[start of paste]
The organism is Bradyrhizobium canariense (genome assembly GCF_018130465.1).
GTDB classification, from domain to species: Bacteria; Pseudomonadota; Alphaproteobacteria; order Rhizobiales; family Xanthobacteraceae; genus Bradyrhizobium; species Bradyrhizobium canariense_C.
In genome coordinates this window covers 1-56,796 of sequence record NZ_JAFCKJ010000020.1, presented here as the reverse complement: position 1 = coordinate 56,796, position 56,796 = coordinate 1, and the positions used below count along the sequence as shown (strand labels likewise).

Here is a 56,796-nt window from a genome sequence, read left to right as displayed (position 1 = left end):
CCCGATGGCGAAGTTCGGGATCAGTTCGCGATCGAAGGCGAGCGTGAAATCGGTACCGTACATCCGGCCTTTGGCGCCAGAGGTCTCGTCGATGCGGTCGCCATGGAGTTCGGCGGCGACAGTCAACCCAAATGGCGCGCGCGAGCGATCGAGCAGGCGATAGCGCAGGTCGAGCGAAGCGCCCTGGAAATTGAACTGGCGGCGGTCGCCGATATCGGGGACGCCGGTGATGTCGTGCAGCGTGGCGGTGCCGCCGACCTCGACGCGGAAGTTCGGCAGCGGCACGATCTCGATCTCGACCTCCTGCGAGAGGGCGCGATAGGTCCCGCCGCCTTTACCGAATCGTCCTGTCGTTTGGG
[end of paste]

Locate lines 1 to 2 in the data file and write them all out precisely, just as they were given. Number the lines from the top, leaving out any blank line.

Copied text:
The organism is Bradyrhizobium canariense (genome assembly GCF_018130465.1).
GTDB classification, from domain to species: Bacteria; Pseudomonadota; Alphaproteobacteria; order Rhizobiales; family Xanthobacteraceae; genus Bradyrhizobium; species Bradyrhizobium canariense_C.